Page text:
Your child needs you to help him learn that decisions have consequences. He needs you to offer him age-appropriate opportunities to make decisions with clear consequences for his poor choices. In all, he needs you to provide structure so that he will feel secure in his expanding new world of school, friends, and neighborhood. You are his firm anchor.

Children who have difficulty tolerating the normal stresses of development act out those feelings with toddler-like tantrums by kicking, screaming, and hitting. They’re expressing fear and anger because they feel vulnerable and they want you to feel what they’re feeling.

Furious Six-year old

Furious Six-year old photo by Fede Racchi

When your child has public meltdowns and is rigidly demanding at home, your child is communicating that he hasn’t been getting something he needs from you.

Restoring parents’ authority

Restore your authority as the parent by focusing on interactions that are repeatedly difficult, for example: getting ready for school in the morning, dinnertime, bedtime, transitions between activities, and ending playdates. What is your ideal vision for your child during these times and activities? Hold onto that vision. Develop a plan with achievable steps that will allow your child to feel your firm and loving presence.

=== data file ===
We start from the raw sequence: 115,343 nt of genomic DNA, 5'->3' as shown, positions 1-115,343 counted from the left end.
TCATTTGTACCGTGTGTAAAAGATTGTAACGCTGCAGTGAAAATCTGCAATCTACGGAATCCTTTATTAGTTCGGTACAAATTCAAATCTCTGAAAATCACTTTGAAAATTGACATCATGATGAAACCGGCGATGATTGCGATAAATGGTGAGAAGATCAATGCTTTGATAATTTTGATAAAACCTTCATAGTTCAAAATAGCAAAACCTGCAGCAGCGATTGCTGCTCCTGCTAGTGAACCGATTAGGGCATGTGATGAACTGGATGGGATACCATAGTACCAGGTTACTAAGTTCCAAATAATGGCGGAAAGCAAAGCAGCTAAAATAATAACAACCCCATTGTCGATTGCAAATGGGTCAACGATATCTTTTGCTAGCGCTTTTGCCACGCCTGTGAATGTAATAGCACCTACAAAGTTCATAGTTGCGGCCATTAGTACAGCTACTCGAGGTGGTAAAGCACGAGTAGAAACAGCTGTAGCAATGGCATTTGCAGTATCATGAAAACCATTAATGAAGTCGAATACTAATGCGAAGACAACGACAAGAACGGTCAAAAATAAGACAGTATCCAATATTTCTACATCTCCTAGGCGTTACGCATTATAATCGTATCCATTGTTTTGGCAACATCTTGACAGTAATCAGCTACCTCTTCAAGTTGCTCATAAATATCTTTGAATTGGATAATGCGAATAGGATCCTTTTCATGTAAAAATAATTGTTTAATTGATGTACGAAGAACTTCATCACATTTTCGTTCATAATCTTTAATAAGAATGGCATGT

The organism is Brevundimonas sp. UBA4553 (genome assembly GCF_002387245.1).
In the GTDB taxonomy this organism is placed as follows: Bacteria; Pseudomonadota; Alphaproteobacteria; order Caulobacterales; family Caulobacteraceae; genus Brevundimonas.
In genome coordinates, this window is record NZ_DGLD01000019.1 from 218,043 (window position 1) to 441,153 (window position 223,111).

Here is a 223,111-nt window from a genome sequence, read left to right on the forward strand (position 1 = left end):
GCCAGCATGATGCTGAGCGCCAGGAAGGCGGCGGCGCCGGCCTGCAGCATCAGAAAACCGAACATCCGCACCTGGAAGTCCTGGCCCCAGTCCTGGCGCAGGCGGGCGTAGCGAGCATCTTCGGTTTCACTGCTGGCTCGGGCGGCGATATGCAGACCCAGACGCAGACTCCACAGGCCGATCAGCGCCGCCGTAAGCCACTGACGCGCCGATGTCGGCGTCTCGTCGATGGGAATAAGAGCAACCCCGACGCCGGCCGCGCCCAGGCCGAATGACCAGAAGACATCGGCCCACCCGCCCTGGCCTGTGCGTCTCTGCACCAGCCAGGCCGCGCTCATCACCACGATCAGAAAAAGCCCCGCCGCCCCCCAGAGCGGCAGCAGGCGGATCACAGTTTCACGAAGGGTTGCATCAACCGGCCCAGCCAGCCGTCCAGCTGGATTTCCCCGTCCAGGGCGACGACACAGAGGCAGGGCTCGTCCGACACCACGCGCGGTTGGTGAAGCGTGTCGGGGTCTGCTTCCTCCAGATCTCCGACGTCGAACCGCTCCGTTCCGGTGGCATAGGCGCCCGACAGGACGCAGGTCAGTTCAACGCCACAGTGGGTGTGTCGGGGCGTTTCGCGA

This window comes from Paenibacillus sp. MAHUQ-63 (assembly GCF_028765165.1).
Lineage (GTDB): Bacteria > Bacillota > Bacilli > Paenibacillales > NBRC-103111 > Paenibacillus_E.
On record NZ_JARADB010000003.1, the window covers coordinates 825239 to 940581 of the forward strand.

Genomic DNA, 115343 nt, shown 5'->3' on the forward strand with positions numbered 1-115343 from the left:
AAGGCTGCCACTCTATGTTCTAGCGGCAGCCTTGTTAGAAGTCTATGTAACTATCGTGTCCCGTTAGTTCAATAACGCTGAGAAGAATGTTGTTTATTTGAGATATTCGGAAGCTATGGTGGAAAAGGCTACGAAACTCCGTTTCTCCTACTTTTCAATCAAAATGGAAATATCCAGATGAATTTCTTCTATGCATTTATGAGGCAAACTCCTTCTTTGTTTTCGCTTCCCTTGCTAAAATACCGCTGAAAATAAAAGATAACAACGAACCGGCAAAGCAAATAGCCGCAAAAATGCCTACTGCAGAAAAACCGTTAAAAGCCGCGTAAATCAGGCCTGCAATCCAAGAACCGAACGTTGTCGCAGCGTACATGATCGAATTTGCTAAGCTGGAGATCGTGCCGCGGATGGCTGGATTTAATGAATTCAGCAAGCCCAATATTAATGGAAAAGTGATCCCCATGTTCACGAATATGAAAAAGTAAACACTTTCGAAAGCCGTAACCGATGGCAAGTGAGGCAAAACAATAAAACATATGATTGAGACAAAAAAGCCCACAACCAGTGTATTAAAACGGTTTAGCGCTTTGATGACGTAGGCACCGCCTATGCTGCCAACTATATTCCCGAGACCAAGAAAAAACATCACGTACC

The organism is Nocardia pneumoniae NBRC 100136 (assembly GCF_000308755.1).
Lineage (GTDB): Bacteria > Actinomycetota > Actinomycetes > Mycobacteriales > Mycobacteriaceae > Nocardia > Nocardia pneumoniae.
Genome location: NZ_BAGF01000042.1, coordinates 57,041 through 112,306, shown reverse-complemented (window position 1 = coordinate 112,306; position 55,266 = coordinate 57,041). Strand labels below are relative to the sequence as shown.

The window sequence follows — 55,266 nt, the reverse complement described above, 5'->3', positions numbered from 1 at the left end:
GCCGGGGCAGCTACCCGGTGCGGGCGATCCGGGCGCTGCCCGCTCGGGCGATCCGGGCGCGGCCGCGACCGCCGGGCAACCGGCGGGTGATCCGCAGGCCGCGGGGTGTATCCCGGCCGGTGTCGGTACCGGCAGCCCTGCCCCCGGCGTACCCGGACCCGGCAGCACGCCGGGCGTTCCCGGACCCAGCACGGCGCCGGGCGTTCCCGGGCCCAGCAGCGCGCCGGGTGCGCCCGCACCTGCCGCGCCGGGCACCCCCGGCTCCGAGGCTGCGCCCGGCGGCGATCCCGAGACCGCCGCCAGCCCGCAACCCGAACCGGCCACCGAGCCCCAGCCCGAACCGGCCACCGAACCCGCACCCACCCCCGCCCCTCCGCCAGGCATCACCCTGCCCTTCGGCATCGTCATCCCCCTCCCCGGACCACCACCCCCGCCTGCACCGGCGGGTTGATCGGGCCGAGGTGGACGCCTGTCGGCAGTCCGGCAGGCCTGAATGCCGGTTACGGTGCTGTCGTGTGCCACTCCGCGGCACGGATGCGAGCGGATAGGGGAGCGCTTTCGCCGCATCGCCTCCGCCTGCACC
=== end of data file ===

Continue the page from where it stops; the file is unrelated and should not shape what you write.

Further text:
Consistent structures around homework, dinner, and bedtime will reduce your child’s anxiety because the expectations become predictable. Establishing reasonable routines will help your child organize thoughts and manage his feelings. This will decrease his stress and eventually eliminate the tantruming behavior and disturbed sleep patterns. The following are some basic pointers:

  • Be clear about your expectations; you don’t need to offer long explanations
  • Be transparent; explain to your child how the routine will benefit him
  • Be consistent; don’t allow your child to negotiate his own terms
  • Establish routines that are reasonable based on your child’s need for rest and capacity to pay attention
  • Establish appropriate and immediate consequences for behavior transgressions that are based on a child’s capacity to master ethical behavior; view this as another learning experience and not as a punishment.
  • Give positive feedback; when your child has successfully managed his frustration, tell him you’re proud of his new behavior

Restoring Parents’ Confidence

Parenting is both an art and a science. Be creative at each stage of your child’s development. Sometimes, consultation with a professional can clarify a challenging situation and help you map out a plan for change. Your child will learn self-control when he feels that you are a confident parent.

Don’t become overwhelmed by parenting responsibilities. Devote attention to caring for yourself as well as caring for your child. This means you need adult time and a good night’s sleep as well as play time with your child. By taking care of yourself, you’ll model for your child that love, responsibility and security go hand in hand.